Accessibility is often one part of the software development process which is “an additional” feature just like adding unit and integration tests later on which should be taken into account from the start. It’s not enough that it works or that it looks nice if the user doesn’t know how to use it or even can’t use it. But how do you, as a developer, start with accessibility? Developing software with accessibility in (technical) mind is easier than you think and here are some tips to help you on the way.
“Developer, accessibility is also your responsibility!”
This article covers some resources and tools which you can use to test your web application or application for accessibility.
- A11Y Project’s Checklist and Web Accessibility Checklist
- Deque’s Axe and WebAIM’s WAVE
- VoiceOver and NVDA
- ARIA Authoring Practices Guide (APG) Home
- How to Meet WCAG (Quickref Reference)
- Checklist for WCAG
- Checklist – The A11Y Project
- Web Accessibility Checklist
- WebAim: Resources for reading about Web accessibility.
- Accessibility: Improving accessibility for web pages
- Inclusive Components: Blog which writes about designing inclusive web interfaces, piece by piece. Trying to be a pattern library.
- Axe: Deque’s excellent accessibility testing tool, Chrome extension and Firefox Add-on
- WAVE Web Accessibility Evaluation Tools
- Accessibility Checker – ADA & WCAG Compliance (Free Scan)
- Web Accessibility Checker for WCAG 2.0 ADA, AODA, EQA Compliance Monitoring
Using screen readers
Developing for better accessibility is easier when you can test how end users “see” things. You can test your software with screen readers on macOS with VoiceOver and on Windows you can use NVDA which can be downloaded free of charge.
Using VoiceOver screen reader
Apple macOS has VoiceOver screen reader which works nicely and lets you see how your application works for users with visual impairment. Using screen reader is quite straightforward but needs some practice. These commands and gestures help you on the way.
As a developer checking your application with VoiceOver is easy but as I personally noticed using it would be easier if you have someone with more experience to show you how it should be used.
Testing NVDA screen reader behaviour on a Mac
Different screen reades behave differently so you need to test also other tools like NVDA. NVDA (NonVisual Desktop Access) is a free screen reader for Windows which enables blind and vision impaired people to use computers.
Although the tool is for Windows you can test it also on Mac with some extra steps on a Virtual Machine.
There’s a bit outdated Gist which explains how to use NVDA on Microsoft Windows Virtual Machine. Here’s the updated steps.
Then in the Virtual Machine:
- Install guest addons in the VM
- Download & install latest NVDA from nvaccess.org
- Download & install SharpKeys and use it to map left an alternative key (eg. Left Ctrl) to the Insert key. This is needed because Macs do not typically have an “Insert” key which is the prefix for many NVDA commands.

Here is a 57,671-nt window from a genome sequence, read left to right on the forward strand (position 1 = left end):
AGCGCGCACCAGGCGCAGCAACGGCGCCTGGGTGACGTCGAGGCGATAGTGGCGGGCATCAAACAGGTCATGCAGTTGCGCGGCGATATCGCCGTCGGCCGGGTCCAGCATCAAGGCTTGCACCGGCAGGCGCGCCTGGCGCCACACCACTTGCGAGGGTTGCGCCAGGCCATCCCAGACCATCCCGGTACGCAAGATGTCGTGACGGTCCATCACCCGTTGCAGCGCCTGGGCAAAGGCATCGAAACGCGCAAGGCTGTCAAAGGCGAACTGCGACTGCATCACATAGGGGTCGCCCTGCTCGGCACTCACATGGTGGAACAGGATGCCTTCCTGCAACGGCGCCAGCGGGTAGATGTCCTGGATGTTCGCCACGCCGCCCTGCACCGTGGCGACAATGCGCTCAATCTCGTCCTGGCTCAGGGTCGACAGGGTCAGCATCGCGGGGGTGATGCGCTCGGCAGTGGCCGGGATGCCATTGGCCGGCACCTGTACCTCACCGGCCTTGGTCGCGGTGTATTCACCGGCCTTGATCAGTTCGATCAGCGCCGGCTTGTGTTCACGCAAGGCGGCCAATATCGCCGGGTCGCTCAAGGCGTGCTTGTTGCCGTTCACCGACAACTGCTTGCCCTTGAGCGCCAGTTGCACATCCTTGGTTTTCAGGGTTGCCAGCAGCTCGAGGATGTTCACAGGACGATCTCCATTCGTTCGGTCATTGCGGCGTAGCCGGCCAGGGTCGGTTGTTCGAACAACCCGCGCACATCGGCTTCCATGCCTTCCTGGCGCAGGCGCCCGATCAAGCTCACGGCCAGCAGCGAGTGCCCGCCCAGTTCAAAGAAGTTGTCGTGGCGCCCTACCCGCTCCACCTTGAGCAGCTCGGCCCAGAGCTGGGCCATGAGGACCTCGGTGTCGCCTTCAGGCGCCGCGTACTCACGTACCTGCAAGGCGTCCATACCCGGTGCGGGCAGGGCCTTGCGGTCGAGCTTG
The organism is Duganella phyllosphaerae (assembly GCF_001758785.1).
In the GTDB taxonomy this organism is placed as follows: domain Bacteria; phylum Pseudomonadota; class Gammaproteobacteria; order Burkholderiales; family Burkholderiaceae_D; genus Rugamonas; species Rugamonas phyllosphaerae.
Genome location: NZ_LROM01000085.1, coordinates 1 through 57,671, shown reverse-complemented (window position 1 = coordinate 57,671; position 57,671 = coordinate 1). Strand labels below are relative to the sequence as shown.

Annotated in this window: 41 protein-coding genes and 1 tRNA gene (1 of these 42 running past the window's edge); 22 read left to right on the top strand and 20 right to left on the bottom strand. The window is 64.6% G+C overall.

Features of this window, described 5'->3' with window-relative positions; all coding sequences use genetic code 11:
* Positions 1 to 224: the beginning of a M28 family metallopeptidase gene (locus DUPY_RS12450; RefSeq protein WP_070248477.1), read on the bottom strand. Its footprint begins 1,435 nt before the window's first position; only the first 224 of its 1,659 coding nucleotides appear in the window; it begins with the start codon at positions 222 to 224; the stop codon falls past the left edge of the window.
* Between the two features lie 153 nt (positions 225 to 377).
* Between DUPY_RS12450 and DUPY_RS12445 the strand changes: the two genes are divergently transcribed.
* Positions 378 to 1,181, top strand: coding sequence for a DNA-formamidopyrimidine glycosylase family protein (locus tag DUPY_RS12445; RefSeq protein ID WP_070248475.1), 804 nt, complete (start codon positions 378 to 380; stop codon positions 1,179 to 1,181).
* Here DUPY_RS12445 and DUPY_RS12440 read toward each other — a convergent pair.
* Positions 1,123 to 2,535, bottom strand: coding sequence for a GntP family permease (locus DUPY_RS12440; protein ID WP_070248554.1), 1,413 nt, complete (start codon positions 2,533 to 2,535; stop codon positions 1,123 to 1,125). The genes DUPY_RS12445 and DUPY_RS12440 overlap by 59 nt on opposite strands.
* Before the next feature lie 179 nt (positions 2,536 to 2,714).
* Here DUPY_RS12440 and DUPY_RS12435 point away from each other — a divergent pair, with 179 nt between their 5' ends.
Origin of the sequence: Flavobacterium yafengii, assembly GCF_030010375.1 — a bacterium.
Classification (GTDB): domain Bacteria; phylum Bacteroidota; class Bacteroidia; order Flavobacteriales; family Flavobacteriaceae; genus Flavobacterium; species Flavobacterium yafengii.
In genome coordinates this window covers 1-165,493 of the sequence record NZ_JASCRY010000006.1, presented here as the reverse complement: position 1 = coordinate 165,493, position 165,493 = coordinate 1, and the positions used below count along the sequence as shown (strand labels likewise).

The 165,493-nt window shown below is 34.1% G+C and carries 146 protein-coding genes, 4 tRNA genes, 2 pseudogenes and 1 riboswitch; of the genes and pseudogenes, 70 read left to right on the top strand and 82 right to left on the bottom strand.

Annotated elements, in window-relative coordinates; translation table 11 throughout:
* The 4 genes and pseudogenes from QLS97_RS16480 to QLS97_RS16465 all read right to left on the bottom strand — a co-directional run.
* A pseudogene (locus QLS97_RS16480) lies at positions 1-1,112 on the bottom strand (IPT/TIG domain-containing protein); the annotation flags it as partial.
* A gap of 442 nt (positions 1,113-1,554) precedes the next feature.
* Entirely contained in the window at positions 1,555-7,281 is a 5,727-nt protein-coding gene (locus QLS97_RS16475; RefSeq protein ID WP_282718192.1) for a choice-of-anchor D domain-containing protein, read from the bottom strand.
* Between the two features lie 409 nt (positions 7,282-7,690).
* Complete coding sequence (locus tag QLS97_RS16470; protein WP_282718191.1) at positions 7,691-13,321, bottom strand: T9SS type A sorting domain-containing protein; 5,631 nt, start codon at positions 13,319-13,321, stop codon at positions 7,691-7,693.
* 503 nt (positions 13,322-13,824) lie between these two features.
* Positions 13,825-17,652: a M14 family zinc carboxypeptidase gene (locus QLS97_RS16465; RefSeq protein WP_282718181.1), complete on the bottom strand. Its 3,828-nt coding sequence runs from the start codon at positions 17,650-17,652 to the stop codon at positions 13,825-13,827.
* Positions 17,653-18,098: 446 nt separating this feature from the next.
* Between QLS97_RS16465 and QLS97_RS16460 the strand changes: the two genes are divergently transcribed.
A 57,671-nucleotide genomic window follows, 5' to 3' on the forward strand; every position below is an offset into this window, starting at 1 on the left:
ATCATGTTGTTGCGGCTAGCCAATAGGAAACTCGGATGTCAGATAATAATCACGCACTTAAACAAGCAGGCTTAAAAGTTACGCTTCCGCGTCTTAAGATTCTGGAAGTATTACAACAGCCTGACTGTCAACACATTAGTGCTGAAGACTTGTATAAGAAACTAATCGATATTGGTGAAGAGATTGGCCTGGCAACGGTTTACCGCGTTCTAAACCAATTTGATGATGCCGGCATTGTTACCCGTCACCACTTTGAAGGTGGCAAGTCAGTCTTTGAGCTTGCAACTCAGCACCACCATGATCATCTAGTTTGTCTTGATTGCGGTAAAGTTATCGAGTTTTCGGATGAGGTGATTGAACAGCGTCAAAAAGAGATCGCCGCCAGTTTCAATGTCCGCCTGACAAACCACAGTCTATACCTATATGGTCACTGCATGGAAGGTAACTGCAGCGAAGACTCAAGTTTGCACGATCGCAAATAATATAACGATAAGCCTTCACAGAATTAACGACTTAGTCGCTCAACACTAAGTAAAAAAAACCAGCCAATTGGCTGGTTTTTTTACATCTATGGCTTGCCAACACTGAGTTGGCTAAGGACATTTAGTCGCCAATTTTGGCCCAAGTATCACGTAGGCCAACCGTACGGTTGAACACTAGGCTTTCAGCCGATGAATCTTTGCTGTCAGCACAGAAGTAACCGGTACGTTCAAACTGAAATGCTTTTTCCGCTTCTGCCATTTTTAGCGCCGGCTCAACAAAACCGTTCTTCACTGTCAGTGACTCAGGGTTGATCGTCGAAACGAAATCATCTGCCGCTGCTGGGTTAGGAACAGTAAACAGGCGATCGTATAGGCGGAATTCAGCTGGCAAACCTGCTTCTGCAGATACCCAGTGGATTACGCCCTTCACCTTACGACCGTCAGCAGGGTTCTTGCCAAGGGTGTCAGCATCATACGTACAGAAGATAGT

- Log out and log in again for SharpKeys changes to take effect. Pressing Ctrl+N should now launch NVDA.
- Configure NVDA to use “Laptop” keyboard layout in the NVDA menu (NVDA+n) => Preferences => Keyboard Settings since the desktop layout relies on many keys which do not exist on a standard Mac keyboard.
- Install the Focus Highlight addon for NVDA which makes it easier to see what object currently has each of NVDA’s different focus targets.
- Enable the “Speech Viewer” log window via NVDA Menu => Tools => Speech Viewer so you can see what NVDA is saying more easily.
When testing, you may want to try different browsers and in particular Firefox which has historically been the best supported browser by NVDA.
A few performance tips:
- In Finder, browse to Applications/VirtualBox.app/Contents/Resources, control click VirtualBoxVM.app, select Get Info > Open in Low Resolution.
- In VirtualBox:
a. Select Machine > Settings > Storage > Add optical drive > VBoxGuestAdditions.iso > Choose.
b. Select Machine > Settings > Display:
i. Video Memory > 128 MB.
ii. Graphics Controller > VBoxSVGA.
- When the virtual machine is running:
a. Select View > Virtual Screen 1 > Scale to 100%.
b. Select View > Auto-resize Guest Display.
“Virtual machines expire after 90 days. We recommend setting a snapshot when you first install the virtual machine which you can roll back to later. The password to your VM is “Passw0rd!””
Using static analysis for accessibility checks
You can also use static analysis for some easy to find accessibility issues.
Some static AST checker for a11y rules:
Pairing these plugins with an editor lint plugin, you can bake accessibility standards into your application in real-time.